I happen to despise accounting, but realized at a young age , the value of the skill. I keep my own books and deliver the totals needed to the CPA. I concentrated on cost accounting, so I happily leave the taxes to the experts.

I think that making a baker aware that if you didn't pay your state tax on it, you owe it, is the message. And in a generalization, paying out of state tax is usually reciprocated. Therefore, keep good records, know that you approximately owe tax on untaxed items and the difference if another state's tax is lower. And make sure the CPA you chose is provided the receipts that may be in question.
post #20 of 35
Keeping good records is only part of the answer. Knowing the tax codes that affect your business, and using that knowledge to reduce your tax/penalty/interest exposure is the other part. And as I mentioned, most CPA's do not have sales/tax training. You have to retain a sales/use tax consultant, lawyer, or accrual/payment service. Your two-sided advice to ask a CPA, then bashing CPAs is confusing.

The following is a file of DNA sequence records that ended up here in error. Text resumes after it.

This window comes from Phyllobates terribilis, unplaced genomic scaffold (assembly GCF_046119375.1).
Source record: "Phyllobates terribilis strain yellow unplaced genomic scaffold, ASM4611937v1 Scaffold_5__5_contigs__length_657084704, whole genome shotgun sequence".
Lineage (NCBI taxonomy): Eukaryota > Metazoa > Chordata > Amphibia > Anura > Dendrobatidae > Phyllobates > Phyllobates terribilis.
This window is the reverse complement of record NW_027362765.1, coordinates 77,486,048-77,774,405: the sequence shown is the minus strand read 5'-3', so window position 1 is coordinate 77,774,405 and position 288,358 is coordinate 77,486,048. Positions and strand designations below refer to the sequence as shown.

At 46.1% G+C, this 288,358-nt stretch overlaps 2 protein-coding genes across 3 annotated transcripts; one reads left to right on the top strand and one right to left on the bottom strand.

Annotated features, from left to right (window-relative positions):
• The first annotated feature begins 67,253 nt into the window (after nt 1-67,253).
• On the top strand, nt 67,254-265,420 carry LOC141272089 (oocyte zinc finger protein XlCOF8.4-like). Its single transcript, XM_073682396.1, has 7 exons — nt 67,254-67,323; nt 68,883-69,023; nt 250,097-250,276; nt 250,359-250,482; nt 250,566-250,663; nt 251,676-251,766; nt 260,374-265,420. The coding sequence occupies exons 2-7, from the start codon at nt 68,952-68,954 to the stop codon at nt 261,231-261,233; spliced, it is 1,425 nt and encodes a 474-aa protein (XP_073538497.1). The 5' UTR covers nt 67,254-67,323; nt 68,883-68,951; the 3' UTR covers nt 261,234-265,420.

Sales/use taxe auditors have a perverse glee in exploiting a taxpayer's ignorance of the law and inexperince applying it. It's an obscure, complicated tax, and not many people have firsthand experience with it. I thought that freely sharing this obscure knowledge would be helpful.

The repeated generalizations, the fairly rude attitude toward the information I shared, the dismissals of the experience and credentials behind that information, and the advice to enlist an untrained, hopefully-not-inept, lazy, sub-par CPA must be the way to go. My bad.

OP, I guess you should ask scp for advice on this topic, as I can't be of any help - good luck!
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post #21 of 35
Quote:
Originally Posted by scp1127